Gervase — sometimes written Jervais, Jervis, and simply I and J — was born "about the year 1566": and in the quaint account given by his elder brother FRANCIS, we got insight into the manner of education of the cadets of good families in England at the time. Here is a short portion: "FRANCIS Markham, second son of Robert Markham. of Cotham, borne 7 Eliz. [1564-5] on Wednesday at afternoon between ten and eleven, July 25. First brought up at my lord of Pembroke's, whose wife was Catherine, daughter of ye earl of Shrewsbury, whose mother and his were cousin germans. Brought up after 10 years with BILSON, schoolmaster of Winchester and after bishop there. After, I was put to Adrianus de Saraina, at Southampton, a schoolmaster, who going to his country, the Lowe Countries, my lord put me to one Malin, a lowe fellowe, schoolmaster at Paules. Then, 1582, my lord put me to Trinity College in Cambridge, to my tutor Dr. Hammond, and allowed me forty marks per annum. My tutor departing, left me at Dr. Gray's. I contemned him, and went to the warrs. Whereat my lord was angry and cut off my pension. So lived I in disgrace, till I submitted myself to my father in 1586:" then follows a strangely chequered career. We cannot go far astray in assuming that the younger brother followed very much the same course. Indeed it is found that foreign tongues were at his tongue's end and that he became a soldier of Fortune in the European battle-ground of the Low Countries, and later followed Essex into Ireland, serving under his command, in company with his brothers FRANCIS and GODFREY, and later still, he took a prominent and heroic part as a Captain under CHARLES I. But however mixed up with the military services and troubles of a troublous period — earlier and later — he must have lived much in the Country and observed closely the entire range of Agriculture and Arboriculture or Husbandry; while his numerous and strangely varying and rapidly-issued books, attest large literary leisure. The Bibliographical authorities — as Hazlitt — furnish ample information on these technical treatises. This is not the place for recording or dwelling on them. We content ourselves with shortened titles. "The English Husbandman," "The Country Farm," "Cheap and Good Husbandry," "A Farewell to Husbandry," "The Way to get Wealth," "The Whole Art of Husbandry," "The Enrichment of the Weald of Kent," "The English Housewife," "The Pleasure of Princes, containing a Discourse on the Arte of fishing with the Angle, and of breeding the Fightinge Cock," "A Health to the gentlemanly profession of Serving-men or the servingman's comfort Country Contentments," "Hunger's Prevention, or the Whole Art of Fowling, by Water and Land," "The Art of Archerie," "The Perfect Horseman," "The Soldier's Accidence or an Introduction to Military Discipline," "The Soldier's Exercise," and "Honour in his Perfection or a Treatise in Commendation of the Virtues of several Noblemen," "The Gentleman's Academy; or the Book of St. Alban's by Juliana Berners, now reduced unto a a better methode." Some of these books passed through an extraordinary number of editions, and each was usually in advance of the former. Some of the earlier indeed are first-forms of the fuller treatises later: others are portions of what were subsequently made complete treatises. Such was his reputation that the Booksellers to guard their interest in his writings obtained the following singular agreement from him: "Mem. That I, Gervase Markham of London, Gent, do promise hereafter never to write any more book or books to be printed of the diseases or cures of any cattle, horse, ox, or cow, sheepe, swine, or goates. In witnesse whereof I have hereunto set my hand the 24th daie of July, 1617. Gervase Markham." Throughout we have been struck with the quaintly-introduced piety of many of the counsels. The "Gardener" in the planting of his trees and flowers "the Horseman" and "Farrier" in their "care" of the horse," the "House-wife" in home-arrangements, the "Archer" in his choice of bow and arrows, the Labourer in the lowliest fieldwork, is charged to "go about" all with prayer and composedness of spirit. In his rural books too, there are incidental word-paintings of scenery, utterances of the joys and enjoyments of the country, that breathe of the woodland and which so-to-say alternately flutter and scent the page, with out-of-door freshnesses and fragrances.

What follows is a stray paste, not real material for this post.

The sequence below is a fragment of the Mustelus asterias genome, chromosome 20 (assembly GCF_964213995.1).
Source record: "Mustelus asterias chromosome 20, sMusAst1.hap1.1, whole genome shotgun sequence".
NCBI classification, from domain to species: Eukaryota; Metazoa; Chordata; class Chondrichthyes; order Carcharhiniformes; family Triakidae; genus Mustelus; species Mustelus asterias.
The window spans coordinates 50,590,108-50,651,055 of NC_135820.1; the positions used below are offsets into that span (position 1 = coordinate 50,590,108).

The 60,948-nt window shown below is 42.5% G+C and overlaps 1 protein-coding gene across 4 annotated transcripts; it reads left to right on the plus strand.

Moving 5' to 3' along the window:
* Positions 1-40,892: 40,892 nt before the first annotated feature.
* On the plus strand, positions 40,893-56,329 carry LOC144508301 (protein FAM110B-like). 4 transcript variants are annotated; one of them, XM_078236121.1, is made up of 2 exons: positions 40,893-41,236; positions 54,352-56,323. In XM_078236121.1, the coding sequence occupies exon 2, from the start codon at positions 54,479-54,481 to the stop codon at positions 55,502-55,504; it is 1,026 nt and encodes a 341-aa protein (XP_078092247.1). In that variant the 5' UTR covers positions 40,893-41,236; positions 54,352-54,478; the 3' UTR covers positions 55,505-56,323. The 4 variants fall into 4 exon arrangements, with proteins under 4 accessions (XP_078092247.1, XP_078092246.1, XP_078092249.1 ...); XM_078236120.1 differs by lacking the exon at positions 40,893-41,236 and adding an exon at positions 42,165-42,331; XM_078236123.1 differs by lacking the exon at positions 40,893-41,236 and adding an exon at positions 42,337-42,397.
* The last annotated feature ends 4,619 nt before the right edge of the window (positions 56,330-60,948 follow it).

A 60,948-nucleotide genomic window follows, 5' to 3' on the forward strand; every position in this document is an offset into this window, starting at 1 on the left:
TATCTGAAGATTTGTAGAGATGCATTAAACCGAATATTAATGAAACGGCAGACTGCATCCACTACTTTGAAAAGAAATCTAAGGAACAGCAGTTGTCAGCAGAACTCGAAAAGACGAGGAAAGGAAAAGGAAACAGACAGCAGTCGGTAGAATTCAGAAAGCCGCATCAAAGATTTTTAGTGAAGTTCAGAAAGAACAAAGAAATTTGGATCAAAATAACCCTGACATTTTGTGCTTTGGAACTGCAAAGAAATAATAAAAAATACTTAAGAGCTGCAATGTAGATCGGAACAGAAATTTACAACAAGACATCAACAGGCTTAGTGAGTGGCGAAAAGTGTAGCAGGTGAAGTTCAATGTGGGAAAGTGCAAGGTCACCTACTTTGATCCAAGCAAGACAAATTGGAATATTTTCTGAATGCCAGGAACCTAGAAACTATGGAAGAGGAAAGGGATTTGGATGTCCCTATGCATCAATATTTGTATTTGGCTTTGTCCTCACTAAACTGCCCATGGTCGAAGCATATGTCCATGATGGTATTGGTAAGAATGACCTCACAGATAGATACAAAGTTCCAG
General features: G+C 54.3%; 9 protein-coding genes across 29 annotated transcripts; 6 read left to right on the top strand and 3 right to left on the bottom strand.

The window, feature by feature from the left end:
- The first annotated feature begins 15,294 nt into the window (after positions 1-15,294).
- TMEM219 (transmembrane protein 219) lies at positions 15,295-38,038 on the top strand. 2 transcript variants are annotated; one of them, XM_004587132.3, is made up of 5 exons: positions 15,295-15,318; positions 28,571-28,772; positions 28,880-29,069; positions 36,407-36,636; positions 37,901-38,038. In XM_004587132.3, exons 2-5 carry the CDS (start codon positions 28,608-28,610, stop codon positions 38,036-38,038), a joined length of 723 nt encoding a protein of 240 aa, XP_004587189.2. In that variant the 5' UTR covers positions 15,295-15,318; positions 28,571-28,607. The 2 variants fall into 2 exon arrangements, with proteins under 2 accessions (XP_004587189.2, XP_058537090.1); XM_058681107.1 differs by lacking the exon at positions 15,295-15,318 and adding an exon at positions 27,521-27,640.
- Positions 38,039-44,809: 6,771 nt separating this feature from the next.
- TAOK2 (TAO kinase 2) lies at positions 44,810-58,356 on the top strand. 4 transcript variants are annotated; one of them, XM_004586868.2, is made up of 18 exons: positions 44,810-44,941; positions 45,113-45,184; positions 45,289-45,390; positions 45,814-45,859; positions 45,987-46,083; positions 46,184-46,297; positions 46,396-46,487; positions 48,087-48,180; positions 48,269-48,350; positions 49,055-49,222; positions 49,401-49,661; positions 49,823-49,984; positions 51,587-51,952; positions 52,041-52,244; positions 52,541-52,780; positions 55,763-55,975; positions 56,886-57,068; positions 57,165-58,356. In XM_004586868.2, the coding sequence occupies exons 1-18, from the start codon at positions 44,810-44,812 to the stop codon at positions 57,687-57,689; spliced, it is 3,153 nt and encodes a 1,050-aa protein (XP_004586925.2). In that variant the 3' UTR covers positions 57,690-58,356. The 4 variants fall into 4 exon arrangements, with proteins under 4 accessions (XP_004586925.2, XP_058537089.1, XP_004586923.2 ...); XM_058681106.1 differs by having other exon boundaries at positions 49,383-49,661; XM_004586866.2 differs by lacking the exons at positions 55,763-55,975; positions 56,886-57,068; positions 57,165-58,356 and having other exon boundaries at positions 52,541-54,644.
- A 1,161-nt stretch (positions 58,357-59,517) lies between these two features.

Without tarrying longer on these old treatises, with their graphic, vigorous wood-cuts — now rarely to be met with and eagerly snatched up whensoever they occur — we have to do here mainly with his poetical productions. These were very much "asides," and hence are semi-anonymous: our two reprints for example of "The Teares of the Beloved or Lamentation of St. John concerning the Death and Passion of Christ Jesus our Saviour" (1600) and "Marie Magdalene's Lamentations for the Loss of her Master Jesus" (1601) having in the former his initials I. M. only, and in the latter not even his initials.